With social distancing likely to be the new normal, many brands have pivoted to hosting virtual press events which can be a great way to showcase your business without the associated costs and risks of hosting an in-person event. However, approach with caution! Based on our press insights, virtual Zoom events have now lost their novelty appeal, and will soon be over-used and uninteresting for press (also it’s even easier for virtual ‘no shows’ to leave your event flatlining). To mitigate this, you could host an engaging ‘live’ event broadcast on social channels (which you can promote online in advance) and then save down as an evergreen piece of content to continue to drive awareness and engagement. Additional video presenters and participants from different locations/disciplines or expertise, alongside pre-recorded segments and live Q&As will help keep the format interactive and enjoyable.
Research beauty and news journalists from your local and regional newspapers and magazines, alongside influential local bloggers and influencers who focus on beauty, wellness and aesthetics. If you need to verify or expand your contact list and aren’t sure where to begin, start by raiding the newsagents and buy samples of local press such as newspapers, magazines and ‘what’s on guides’ to review their content and identify relevant journalists. Also investigate local business or beauty bloggers, alongside Facebook groups, Twitter hashtags, and ‘what’s on’, local business directories. Checking with your patients about what local titles, blogs and influencers they read can also be a great source of information!
Email is usually the preferred method for press invitations – you can usually find journalists names as a byline next to their articles, and their email is usually on the publication’s website. If you are connected on Instagram, you can send a direct message to ask for the best email address to send an invite to. Begin with a properly personalised cover note using the journalists’ name (no ‘Dear all’ emails as this looks sloppy and impersonal) and give a brief elevator pitch about you and your business, and what the event will entail. Explain what they will learn from the event and why this will be of interest to their readers. Paste a simple, yet visually appealing invitation design into the email body and also as an attachment – beware of making the file size too big as these can often bounce or be blocked by spam filters. Canva is a great online tool for creating your own designed materials for free. I usually give at least a month’s notice for national press events – but two to three weeks’ notice should be sufficient for regional events. Remember to always follow up after a few days and thereafter once per week until you get a response.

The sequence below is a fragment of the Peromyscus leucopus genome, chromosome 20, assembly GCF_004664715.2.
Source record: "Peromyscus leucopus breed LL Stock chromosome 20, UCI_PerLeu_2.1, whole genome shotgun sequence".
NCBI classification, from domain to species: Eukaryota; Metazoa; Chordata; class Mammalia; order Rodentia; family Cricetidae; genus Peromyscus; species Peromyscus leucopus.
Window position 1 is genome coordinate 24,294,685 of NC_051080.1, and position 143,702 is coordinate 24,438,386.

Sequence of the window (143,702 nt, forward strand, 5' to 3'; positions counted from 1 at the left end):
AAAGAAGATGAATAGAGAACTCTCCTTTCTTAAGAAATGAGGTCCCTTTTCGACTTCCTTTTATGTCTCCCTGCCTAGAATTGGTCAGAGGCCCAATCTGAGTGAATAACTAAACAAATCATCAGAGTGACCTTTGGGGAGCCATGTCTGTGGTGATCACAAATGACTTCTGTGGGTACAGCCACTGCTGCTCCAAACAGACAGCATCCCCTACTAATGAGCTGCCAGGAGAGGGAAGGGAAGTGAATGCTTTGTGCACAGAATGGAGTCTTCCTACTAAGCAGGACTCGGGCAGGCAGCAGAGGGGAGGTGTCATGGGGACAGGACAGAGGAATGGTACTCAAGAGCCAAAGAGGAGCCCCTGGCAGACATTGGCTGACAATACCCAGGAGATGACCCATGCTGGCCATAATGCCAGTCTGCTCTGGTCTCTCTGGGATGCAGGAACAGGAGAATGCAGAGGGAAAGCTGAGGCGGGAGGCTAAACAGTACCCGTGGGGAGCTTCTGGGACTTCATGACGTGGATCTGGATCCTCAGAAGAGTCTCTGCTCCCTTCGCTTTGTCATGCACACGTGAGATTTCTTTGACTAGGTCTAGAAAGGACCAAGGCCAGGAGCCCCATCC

Aim to keep your event to a maximum of 1-1.5 hours and ensure there is a clear agenda set in advance – this allows plenty of time for people to mingle, ask questions and see what is on offer at your clinic. Bear in mind that people rarely arrive bang on time – expect at least a 15-minute delay to your given start time – particularly if it’s a breakfast event.
Your agenda should include an introduction covering who you are, what you do and why, covering your unique selling points, ethos and values. If you wish to use PowerPoint for your intro, avoid slide overload and where possible, mix with live demos, videos and even case study testimonials (video or in person) to really showcase your treatments. Consider profiling easy, non-invasive and quick treatments during the event – these can be performed by a member of your team to leave you free to talk it through and engage with attendees.
Goody bags are a great way to pass out marketing materials – such as clinic brochures, treatment information leaflets, your bio/business card, a press release on the key event topic and special offers. Invest in reusable branded bags if possible – it’s great advertising! You can also include other branded goodies at your event to give out, like eye masks or cookies (Figure 1). Consider also reaching out to suppliers and non-competing local businesses for support – they may be able to provide free giveaways or special offers.